The doctrine of estoppel and its applicability in judicial system of Bangladesh


In law, the doctrine of estoppel is a legal belief via which a claimant may be deterred from contending a legal right or depending onto a predetermined of facts towards cooperation an allegation whether that claimant has remarked or done something that contradict his latest claim. This doctrine tackles towards skirt unfairness or harm towards one party due towards inconsistencies of another party[1]. Estoppel is a principle of equity or justice which is invoked by a judge to prevent, or estop, a party from making a certain claim, if the party’s prior actions are in some sense inconsistent with making such a claim, and if another relied on such prior actions to his detriment[2]

On the other hand minor is a person under the legal age of full responsibility. The age depends upon jurisdiction and application, but is typically 18[3]. A contract with a minor is not enforceable. It can be voided. Someone who has not yet reached the age of majority cannot sign a legally binding contract.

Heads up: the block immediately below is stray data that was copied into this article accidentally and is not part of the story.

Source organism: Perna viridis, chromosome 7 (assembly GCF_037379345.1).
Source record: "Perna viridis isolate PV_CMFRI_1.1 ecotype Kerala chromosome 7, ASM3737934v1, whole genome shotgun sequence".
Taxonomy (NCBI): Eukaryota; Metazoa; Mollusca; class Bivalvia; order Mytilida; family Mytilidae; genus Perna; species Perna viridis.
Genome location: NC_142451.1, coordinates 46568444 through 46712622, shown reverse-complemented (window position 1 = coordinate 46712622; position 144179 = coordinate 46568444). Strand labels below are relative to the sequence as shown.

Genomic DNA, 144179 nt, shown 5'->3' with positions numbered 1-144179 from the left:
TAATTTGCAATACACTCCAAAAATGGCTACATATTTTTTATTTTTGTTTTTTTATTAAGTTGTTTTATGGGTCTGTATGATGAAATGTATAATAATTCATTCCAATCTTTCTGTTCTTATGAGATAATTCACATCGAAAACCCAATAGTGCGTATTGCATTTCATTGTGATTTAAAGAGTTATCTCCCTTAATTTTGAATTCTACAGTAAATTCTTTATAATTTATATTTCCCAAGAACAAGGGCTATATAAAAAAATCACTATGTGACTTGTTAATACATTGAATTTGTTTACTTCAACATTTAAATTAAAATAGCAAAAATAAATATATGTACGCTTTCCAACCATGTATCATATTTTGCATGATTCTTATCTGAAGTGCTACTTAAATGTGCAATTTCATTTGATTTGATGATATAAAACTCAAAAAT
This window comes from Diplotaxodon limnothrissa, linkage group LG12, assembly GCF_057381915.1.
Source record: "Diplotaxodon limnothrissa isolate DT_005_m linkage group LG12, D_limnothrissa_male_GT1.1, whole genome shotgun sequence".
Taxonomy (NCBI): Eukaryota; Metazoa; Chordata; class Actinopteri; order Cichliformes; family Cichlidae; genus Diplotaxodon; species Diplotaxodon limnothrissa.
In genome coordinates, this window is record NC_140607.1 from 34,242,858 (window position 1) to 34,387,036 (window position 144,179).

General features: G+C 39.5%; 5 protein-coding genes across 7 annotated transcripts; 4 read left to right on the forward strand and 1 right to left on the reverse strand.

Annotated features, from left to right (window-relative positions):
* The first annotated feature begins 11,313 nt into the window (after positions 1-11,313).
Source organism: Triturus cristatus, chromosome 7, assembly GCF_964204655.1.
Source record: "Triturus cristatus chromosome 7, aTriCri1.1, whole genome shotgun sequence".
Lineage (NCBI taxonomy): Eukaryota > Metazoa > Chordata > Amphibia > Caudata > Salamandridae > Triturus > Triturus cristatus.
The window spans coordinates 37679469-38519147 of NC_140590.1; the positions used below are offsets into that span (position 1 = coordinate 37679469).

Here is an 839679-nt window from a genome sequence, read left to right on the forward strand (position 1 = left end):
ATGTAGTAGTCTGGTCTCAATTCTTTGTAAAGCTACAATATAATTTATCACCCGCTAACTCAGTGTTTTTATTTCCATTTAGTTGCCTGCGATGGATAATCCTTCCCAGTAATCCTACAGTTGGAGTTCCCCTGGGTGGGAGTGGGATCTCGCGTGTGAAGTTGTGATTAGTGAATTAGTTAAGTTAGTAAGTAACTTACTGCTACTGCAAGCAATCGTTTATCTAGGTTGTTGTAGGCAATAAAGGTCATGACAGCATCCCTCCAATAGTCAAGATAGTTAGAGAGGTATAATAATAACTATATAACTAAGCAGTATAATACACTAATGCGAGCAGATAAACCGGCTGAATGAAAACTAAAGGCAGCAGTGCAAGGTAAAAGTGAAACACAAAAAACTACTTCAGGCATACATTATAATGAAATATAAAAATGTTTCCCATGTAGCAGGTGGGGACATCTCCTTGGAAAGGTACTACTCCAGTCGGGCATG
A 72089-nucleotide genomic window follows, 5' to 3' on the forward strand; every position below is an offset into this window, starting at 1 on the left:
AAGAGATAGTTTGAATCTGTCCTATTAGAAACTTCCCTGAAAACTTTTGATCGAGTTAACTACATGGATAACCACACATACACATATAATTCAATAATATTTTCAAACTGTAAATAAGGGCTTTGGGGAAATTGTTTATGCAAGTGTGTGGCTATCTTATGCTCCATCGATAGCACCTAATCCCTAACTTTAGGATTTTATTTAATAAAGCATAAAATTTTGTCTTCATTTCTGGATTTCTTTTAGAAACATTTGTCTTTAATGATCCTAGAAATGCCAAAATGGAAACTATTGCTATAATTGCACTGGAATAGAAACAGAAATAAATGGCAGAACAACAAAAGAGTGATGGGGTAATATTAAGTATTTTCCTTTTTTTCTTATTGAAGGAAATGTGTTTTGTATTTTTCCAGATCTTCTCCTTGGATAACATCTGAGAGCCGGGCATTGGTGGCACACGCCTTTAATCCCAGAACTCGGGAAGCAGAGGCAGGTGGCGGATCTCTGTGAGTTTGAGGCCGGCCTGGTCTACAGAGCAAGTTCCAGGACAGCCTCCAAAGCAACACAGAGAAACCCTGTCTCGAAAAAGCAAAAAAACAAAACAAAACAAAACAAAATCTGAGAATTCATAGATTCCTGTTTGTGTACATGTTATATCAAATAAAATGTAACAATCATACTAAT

So the applicability of the doctrine of estoppels against a minor is a controversial matter. Minor    people cannot have the right to join in a legal term unless or until it is required to. In almost   every say, the law reflects a public policy to obligate adults to. Sell with in common issue at their possess risk. These laws are planned to deter trading with children. If the doctrine of estoppel is applied against a minor then crime rate can go high. Anyone can accuse a person (who is a minor) without providing the legal formulations. If the estoppel is applied then also the opposition party of a minor can get the advantage.

 Agreement with a Minor

According to the contract act 1972 it says “All agreements are contracts if they are made by the free consent of parties competent to contract, for a lawful consideration and with a lawful object, and are not hereby expressly declared to be void.” So a minor typically cannot give consent in an agreement. Consent is said to be free when it is not caused by-

(1) Coercion, as defined in section 15, or